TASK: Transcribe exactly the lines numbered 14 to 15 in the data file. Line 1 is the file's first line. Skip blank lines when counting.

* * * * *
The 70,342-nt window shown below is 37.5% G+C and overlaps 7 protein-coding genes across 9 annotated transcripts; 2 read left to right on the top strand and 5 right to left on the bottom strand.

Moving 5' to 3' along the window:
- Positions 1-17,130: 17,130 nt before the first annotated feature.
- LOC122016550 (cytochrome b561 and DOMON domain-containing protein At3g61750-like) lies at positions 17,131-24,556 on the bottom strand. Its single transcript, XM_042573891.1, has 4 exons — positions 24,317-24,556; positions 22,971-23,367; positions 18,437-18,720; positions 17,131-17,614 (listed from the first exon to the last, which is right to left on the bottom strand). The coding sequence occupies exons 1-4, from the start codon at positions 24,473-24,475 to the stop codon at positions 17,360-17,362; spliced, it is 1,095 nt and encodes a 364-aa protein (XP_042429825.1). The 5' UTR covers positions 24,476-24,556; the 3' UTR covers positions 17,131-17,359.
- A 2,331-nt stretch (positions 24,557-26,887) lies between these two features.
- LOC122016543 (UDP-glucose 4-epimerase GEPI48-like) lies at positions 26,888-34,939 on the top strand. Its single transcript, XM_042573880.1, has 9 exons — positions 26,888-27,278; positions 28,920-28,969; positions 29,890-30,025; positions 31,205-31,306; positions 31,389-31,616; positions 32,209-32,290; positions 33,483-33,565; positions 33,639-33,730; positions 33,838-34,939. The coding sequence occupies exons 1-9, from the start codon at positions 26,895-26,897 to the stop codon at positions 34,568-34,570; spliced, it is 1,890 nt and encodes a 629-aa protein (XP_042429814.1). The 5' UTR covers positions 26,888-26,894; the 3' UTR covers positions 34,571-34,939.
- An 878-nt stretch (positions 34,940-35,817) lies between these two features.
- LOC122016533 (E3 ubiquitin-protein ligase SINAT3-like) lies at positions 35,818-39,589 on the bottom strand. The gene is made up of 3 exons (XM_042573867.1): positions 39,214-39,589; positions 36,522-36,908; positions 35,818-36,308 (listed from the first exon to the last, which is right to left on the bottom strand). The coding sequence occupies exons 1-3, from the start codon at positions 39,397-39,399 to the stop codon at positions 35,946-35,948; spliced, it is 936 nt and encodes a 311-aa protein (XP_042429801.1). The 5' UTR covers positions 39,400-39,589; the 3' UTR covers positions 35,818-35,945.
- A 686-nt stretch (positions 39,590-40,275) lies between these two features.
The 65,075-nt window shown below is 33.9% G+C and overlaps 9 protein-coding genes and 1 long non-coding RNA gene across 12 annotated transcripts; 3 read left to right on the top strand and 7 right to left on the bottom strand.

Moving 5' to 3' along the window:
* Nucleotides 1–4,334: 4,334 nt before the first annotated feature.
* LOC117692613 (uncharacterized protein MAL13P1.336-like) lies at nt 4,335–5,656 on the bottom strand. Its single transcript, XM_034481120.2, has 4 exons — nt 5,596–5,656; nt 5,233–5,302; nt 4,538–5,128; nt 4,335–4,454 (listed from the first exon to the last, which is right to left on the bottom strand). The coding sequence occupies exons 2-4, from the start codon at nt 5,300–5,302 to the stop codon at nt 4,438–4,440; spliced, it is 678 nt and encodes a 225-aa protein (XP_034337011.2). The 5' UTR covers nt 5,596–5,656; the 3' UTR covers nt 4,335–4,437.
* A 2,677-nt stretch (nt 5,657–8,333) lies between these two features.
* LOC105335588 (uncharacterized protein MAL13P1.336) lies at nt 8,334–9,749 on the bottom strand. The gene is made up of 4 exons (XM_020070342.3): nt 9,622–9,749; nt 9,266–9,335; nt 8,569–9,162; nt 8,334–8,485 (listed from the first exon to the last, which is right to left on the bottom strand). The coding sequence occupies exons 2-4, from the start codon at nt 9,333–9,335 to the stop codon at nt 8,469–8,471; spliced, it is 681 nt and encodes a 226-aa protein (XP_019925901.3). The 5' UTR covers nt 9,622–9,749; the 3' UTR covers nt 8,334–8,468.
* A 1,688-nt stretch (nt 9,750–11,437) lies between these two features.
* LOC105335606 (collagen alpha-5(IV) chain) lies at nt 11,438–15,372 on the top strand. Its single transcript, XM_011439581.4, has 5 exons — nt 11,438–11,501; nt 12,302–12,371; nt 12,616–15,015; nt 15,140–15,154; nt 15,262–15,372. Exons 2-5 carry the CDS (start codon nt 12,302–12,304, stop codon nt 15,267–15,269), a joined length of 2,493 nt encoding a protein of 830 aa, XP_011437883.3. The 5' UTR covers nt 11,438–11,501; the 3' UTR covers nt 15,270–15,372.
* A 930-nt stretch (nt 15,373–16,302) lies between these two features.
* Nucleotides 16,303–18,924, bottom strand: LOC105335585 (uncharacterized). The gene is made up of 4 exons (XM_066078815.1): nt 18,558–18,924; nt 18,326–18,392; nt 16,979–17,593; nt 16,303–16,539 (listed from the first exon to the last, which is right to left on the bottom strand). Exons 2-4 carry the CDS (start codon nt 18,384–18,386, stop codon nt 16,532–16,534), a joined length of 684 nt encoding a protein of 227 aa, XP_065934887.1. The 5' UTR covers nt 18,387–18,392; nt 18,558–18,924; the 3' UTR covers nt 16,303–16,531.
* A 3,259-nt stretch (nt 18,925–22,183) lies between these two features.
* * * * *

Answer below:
* A 2,677-nt stretch (nt 5,657–8,333) lies between these two features.
* LOC105335588 (uncharacterized protein MAL13P1.336) lies at nt 8,334–9,749 on the bottom strand. The gene is made up of 4 exons (XM_020070342.3): nt 9,622–9,749; nt 9,266–9,335; nt 8,569–9,162; nt 8,334–8,485 (listed from the first exon to the last, which is right to left on the bottom strand). The coding sequence occupies exons 2-4, from the start codon at nt 9,333–9,335 to the stop codon at nt 8,469–8,471; spliced, it is 681 nt and encodes a 226-aa protein (XP_019925901.3). The 5' UTR covers nt 9,622–9,749; the 3' UTR covers nt 8,334–8,468.